Marquez ‘will suffer’ in first race back from injury

Marc Marquez

Marc Marquez predicts that he “will suffer” in his first race back after breaking his right humerus, tonight’s Portuguese MotoGP.

Marquez qualified sixth for the 25-lap affair but, as he forecast after Friday practice, the arm which he broke almost nine months ago is beginning to cause grief.

Exacerbating the problem is that Portimao, being a clockwise circuit, is comprised predominantly of right-handers.

The Repsol Honda rider is currently significantly weaker on one side than the other, making it difficult to negotiate the majority of corners, and has been feeling fatigued.

“Of course, I feel worse today than yesterday,” he said.

“This is something that already the doctors and the physios expect and is a natural thing. They say that tomorrow [Sunday] should be worse but we will see.

“The most important thing is the bone is good, I don’t have pain there. But the muscles, the fingers, the elbow, the arm pump, is where I’m struggling more now.

“It’s lack of muscle, power. For example, in the gym I’m working with different weights on the left and right. I cannot have the same weights on the right arm.

“Nearly all the corners here are on the right,” he added.

“In the left corners, I start to feel the front tyre. I am playing and I like it. But in the right corners, still I’m pushing too much on the brakes.

“On the brakes, which is where you can play with the front tyre, the position of the body is not the correct one. I cannot load the front and I cannot push with the arm. So this is something where I’m losing a lot.

“For example, in Sector 4, in the two long corners I cannot push. But we know, and also the team know, that now maybe we need to set up the bike in one way and then when I will be ready to push, we will set-up the bike in another way.

“The question mark is in the race; 25 laps, it will be very long.

“I will say that I’ll try to enjoy it, but I won’t enjoy it. I will suffer. But we already knew this coming here to Portimao.

“So tomorrow I’ll suffer, but then next week I can recover, then Jerez [Spanish Grand Prix, Round 4] be a little bit stronger.”

Officially, Marquez’s 1:39.121s meant he missed out on pole position by barely more than a quarter of a second despite having had to come through Qualifying 1.

He topped that first stanza with a 1:39.253s from right behind Joan Mir’s Suzuki at the end of his first run, something which displeased the 2020 champion.

Among the reasons for Mir’s ire was the fact that, in waiting for a tow, Marquez cost him one of his hot laps.

Joan Mir

“We normally don’t like it if someone is following us in that way,” said #36.

“But it’s like this; we know Marc always likes to play these types of games.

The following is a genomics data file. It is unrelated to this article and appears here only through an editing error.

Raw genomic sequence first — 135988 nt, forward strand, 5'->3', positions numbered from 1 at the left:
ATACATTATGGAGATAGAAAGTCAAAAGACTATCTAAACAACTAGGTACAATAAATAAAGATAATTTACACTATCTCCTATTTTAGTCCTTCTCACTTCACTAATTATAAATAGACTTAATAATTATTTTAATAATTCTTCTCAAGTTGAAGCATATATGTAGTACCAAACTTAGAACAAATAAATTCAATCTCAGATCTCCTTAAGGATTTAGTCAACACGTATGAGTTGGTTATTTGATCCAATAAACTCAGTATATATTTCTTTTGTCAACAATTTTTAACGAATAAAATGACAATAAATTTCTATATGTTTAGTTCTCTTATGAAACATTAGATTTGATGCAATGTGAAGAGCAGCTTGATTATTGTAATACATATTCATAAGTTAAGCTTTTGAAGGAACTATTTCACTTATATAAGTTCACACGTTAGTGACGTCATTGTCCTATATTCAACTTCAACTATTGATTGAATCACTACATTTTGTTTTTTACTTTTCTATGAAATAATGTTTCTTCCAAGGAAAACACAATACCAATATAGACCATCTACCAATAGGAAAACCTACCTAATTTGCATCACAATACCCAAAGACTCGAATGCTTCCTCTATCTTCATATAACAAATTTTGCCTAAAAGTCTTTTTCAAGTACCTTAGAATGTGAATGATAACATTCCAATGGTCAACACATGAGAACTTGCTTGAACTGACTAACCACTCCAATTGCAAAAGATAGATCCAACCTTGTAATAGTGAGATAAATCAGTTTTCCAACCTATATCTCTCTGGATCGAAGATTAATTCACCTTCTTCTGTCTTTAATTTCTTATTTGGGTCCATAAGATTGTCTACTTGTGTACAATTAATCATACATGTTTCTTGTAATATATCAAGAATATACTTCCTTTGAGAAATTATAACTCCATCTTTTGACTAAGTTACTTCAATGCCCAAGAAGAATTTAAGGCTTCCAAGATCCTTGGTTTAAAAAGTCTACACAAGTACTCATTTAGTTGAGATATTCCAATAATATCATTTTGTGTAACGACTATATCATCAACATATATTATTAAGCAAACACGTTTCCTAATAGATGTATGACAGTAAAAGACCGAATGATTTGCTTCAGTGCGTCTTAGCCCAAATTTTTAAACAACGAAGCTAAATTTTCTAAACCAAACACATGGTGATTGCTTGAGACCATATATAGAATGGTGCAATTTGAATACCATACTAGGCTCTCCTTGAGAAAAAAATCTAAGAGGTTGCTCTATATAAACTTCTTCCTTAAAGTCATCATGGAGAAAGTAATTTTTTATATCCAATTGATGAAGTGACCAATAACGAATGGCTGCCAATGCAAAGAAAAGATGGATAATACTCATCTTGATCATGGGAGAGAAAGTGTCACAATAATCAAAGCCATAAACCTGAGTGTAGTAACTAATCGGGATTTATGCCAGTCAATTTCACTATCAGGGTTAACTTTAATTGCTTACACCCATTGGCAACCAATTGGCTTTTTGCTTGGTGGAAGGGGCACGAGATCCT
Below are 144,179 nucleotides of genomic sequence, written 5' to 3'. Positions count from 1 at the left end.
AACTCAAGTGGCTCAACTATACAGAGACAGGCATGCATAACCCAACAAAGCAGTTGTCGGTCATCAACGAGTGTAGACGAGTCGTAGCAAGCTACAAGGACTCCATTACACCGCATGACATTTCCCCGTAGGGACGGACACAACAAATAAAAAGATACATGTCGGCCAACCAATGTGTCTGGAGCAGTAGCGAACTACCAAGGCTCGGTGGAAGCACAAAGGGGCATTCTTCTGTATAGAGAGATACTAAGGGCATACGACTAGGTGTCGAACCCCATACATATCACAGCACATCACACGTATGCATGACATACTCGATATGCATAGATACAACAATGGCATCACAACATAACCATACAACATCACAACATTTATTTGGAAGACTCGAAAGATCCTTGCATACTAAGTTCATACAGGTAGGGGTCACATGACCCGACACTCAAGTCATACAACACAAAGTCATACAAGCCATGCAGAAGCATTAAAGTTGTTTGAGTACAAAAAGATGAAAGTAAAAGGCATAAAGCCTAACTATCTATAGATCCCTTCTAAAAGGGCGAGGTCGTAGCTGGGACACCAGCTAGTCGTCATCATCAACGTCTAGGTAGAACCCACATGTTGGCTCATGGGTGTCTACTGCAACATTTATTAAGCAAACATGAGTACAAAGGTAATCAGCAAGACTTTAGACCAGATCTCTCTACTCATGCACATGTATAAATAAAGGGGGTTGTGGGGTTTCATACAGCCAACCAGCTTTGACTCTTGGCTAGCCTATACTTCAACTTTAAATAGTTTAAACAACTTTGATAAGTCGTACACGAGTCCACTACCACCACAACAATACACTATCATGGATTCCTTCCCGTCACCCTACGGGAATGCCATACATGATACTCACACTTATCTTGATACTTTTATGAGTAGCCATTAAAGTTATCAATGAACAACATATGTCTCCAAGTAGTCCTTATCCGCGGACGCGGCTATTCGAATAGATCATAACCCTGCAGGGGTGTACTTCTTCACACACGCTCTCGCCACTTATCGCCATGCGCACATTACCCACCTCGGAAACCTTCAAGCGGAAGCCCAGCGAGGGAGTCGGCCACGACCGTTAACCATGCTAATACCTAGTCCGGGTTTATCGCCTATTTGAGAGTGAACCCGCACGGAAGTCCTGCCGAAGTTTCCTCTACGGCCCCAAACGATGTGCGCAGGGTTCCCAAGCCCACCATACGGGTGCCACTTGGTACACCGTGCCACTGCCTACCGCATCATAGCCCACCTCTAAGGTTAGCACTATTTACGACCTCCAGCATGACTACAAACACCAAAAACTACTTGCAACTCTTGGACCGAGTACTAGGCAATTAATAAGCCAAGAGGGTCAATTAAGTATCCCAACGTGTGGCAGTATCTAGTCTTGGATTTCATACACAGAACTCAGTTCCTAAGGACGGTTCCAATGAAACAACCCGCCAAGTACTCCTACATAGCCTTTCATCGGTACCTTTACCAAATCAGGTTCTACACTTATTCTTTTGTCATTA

“The problem is, if we stop, then he’ll stop and it can make a dangerous situation. It’s better to push in front and then that’s it.

“I did my thing and he has not made me nervous at all. I have done my time as well, given the maximum and it is what it is.

“But he annoyed me on the first lap because he started slow, I ran into him halfway down the track and I have already lost my lap. Then I started to push and he took advantage of my tow.

“In Moto3 they penalise you for this and surely in Moto2 as well, but in MotoGP not yet.”

Marquez countered that he was not especially slow on that initial lap, and that seeking a tow is not uncommon.

“At no time did I slow down more than normal,” claimed the Catalan.

“I think the first lap I did in Q1 was two or three seconds slower than a normal time.

“I know that it makes a rider angry when you do it, but they have done it to me many times when I was fully fit. Now I needed it, I have done the whole weekend riding alone until then.

“In Q1, I needed to know where I was losing and I followed another bike, and I chose the world champion, the one who was riding the best in Q1.

“I could have chosen my brother too [Alex Marquez, Castrol LCR Honda], who would have kept quiet! I have chosen the best; I have come out of box, we have met [on track] and I have done it.

“Then in Q2 with [Mir’s team-mate Alex] Rins, something similar happened, but I have not followed him so closely either, because I didn’t think that I was going so fast. I only did a 1:39.4s.

“This is motorcycle racing and when you have a nine-month injury without being on the track, you try to learn from every corner.”

Rins went on to qualify on the middle of the front row while Mir, who joined Marquez in getting out of Q1, wound up ninth.

Monster Energy Yamaha’s Fabio Quartararo is on pole while the Ducati Lenovo Team’s Jack Miller claimed fourth, ahead of race start tonight at 22:00 AEST.

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